The site was Beidha, a small neolithic village in the Jordan Valley. Here, in the 7th Millennium BC, people began to settle down, grow grain and keep domestic animals - cows, pigs, sheep and goats. Although they were still hunting and gathering, they were beginning to process the crops they grew, which included cereals and lentils. The earliest agriculturalists. Today, when you search for the neolithic village of Beidha on the internet you will find lots of information about it. This is, to some extent, thanks to a project established in 2010, to protect and promote the site. Beidha is an ancient place, now open to the public. It is not far from Petra, in Jordan, and is part of the World Heritage Site. Definitely on my list of places to go.
The village appeared to have burned down, nobody knows how or why. Diana Kirkbride excavated the site in the 1950s and 1960s as part of a larger project to investigate the early agriculturalists of the Ancient Near East, organised by Robert Braidwood of the Oriental Institute of Chicago. In her report, she described the remains and the contents of one of the rectangular mud brick buildings in the village of Beidha. As well as a lime plaster floor, facilities and equipment suitable for grain agriculture and processing were found, specifically, hoes, sickles and quern stones. There were also large stone bowls and the remains of baskets that appear to have been waterproofed. The baskets had been lined with either bitumen or lime plaster.
She thought that the building may have burnt down, somehow leaving behind the evidence of the presence of grain on the floor, which she described as
“... tens of thousands of grain impressions in the burnt plaster floor ...”
Kirkbride, D. 1968 ‘Beidha: early neolithic village life south of the Dead Sea’ Antiquity XLII, 263
This is an intriguing description.
At the time that I was studying the Beidha excavation report, Graham and I had recently returned from Orkney where, at the Corrigall Farm Museum, we had our first lesson in the techniques and traditions of floor malting. The curator, Mr Harry Flett, had explained to us how the grain must be steeped in water, then turned out onto a smooth floor in a barn to begin germination. Malt is partially germinated grain. When growth is obvious, that is, when the root and shoot begin to show, the malt is carefully dried. Then it can be used for making wort and brewing ale.
I had been reading excavation reports from neolithic sites in the British Isles and northern Europe, where floor surfaces of buildings are rarely preserved. The floors of the long houses and other buildings of the Linearbandkeramik Culture were destroyed by modern deep ploughing. In the British Isles, I had only come across one description of a deliberately made beaten earth floor in a neolithic building. This was in one of the rectangular timber buildings at Lough Gur, in Ireland, a site excavated in the early 1950s by Sean O'Riordain and published in the Proceedings of the Royal Irish Academy.
It was great news to me that some floor surfaces of buildings from early neolithic cultures in the ancient Near East had been so well preserved. I began to read more excavation reports, to see what else had been discovered. Although I have yet to find another description of grain impressions in association with an early neolithic lime plaster floor from that part of the world, I did find plenty of detailed descriptions of floors made of beaten earth, stamped clay and lime plaster. Some of them were painted, and there was very little discussion of their function or purpose.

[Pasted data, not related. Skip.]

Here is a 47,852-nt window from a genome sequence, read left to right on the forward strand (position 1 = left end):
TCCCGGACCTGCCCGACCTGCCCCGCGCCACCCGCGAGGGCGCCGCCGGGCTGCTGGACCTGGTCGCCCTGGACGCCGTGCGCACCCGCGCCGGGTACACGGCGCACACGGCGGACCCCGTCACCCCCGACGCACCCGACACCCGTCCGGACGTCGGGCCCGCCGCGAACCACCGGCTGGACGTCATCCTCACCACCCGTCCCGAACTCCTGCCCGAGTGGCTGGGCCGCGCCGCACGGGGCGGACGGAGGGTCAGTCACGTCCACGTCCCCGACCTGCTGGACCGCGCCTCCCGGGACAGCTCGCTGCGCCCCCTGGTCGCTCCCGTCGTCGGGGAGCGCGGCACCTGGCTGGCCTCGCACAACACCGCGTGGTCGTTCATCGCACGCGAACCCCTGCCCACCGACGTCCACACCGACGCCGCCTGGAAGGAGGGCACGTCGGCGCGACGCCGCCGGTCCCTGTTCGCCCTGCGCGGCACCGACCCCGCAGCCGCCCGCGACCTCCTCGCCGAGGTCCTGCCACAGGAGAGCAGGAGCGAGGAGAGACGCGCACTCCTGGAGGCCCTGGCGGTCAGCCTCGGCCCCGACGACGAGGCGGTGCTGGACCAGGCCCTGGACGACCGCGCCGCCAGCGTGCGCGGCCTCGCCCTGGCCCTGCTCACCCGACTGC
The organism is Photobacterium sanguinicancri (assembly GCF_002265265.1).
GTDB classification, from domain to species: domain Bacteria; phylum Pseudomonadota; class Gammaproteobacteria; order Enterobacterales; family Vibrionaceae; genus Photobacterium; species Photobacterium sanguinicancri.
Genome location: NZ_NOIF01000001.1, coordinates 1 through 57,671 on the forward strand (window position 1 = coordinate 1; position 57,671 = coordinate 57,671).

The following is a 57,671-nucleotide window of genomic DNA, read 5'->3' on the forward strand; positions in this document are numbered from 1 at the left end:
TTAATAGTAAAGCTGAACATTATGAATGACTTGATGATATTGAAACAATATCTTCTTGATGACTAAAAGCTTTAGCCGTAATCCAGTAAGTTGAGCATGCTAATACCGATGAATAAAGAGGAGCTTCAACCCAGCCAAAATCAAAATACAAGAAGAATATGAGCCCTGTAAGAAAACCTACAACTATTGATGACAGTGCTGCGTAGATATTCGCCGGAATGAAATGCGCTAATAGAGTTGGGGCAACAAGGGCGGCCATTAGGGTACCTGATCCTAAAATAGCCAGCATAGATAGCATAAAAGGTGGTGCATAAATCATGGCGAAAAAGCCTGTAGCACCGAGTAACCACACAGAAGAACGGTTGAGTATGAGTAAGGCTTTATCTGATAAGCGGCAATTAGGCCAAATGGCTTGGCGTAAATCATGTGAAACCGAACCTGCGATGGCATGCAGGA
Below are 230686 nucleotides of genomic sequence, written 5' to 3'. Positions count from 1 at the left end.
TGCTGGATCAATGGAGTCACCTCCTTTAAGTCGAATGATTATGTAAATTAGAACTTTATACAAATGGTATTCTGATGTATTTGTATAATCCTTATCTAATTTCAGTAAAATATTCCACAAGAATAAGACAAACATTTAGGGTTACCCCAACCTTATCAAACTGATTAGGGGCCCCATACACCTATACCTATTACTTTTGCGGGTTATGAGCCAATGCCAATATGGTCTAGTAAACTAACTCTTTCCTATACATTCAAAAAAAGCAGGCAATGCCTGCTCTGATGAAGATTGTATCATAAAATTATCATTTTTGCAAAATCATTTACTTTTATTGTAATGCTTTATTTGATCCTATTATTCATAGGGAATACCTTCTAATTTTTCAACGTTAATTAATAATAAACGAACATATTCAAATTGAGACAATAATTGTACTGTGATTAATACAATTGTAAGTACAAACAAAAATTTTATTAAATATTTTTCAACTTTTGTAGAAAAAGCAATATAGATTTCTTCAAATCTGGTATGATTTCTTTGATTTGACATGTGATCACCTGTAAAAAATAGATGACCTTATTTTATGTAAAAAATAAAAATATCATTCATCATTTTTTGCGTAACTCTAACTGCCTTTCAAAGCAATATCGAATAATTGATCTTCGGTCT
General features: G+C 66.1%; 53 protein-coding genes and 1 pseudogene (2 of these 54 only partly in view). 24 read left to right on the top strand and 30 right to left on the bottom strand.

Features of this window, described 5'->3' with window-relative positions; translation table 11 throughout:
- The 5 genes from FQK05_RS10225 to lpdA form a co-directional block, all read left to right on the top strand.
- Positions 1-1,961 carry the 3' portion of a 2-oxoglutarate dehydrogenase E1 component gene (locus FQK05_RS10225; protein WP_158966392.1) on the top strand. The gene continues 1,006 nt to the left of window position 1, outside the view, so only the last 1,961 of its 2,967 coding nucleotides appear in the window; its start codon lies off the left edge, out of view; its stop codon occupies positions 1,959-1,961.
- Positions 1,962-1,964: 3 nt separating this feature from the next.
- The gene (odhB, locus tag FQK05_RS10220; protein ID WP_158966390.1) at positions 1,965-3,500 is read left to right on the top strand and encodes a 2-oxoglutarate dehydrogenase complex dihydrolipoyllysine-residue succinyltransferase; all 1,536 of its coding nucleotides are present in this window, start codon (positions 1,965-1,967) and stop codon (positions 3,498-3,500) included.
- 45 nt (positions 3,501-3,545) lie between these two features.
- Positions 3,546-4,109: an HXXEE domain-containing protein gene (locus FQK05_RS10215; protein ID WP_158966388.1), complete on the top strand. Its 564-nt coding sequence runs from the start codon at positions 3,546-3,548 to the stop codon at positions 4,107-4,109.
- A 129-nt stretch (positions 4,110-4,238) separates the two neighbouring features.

The function of floors is a subject not often discussed in excavation reports. Floors are important. They are a crucial facility for making malt. And, as many people know, it's the malting that interests me most. When was it discovered? How? Who were the first maltsters? How has malting technology changed and developed over the millennia? What is the archaeological evidence for malt? What role did malting play in the development of grain agriculture and the neolithic revolution?
the neolithic revolution in the Fertile Crescent
Archaeologists agree on this definition, although there is much disagreement among the academics about why people "became farmers". It is one of the biggest questions in academic archaeology - why did people begin to cultivate and process wild grains in the Ancient Near East and Levant? What were they making with the grain? These were some of the questions that Braidwood's team of archaeologists, anthropologists and archaeobotanists and had set out to answer in the 1950s. Was it bread or beer?
The debate was reawakened in the 1980s by Solomon Katz and Mary Voigt, when they published their paper "Bread or Beer: the early use of cereals in the human diet". They suggested that making malt was an important part of the story. Hunting and gathering were, of course, still important ways of food acquisition. Wheat and barley grew as wild plants in this region. People began to gather and process them long before they started to cultivate them deliberately and settle down in villages to tend their crops and look after their sheep, goats, pigs and cattle.
Grain cultivation and processing began in the Near East and Levant around ten to twelve thousand years ago. This new way of life spread across Europe and reached the British Isles around six thousand years ago.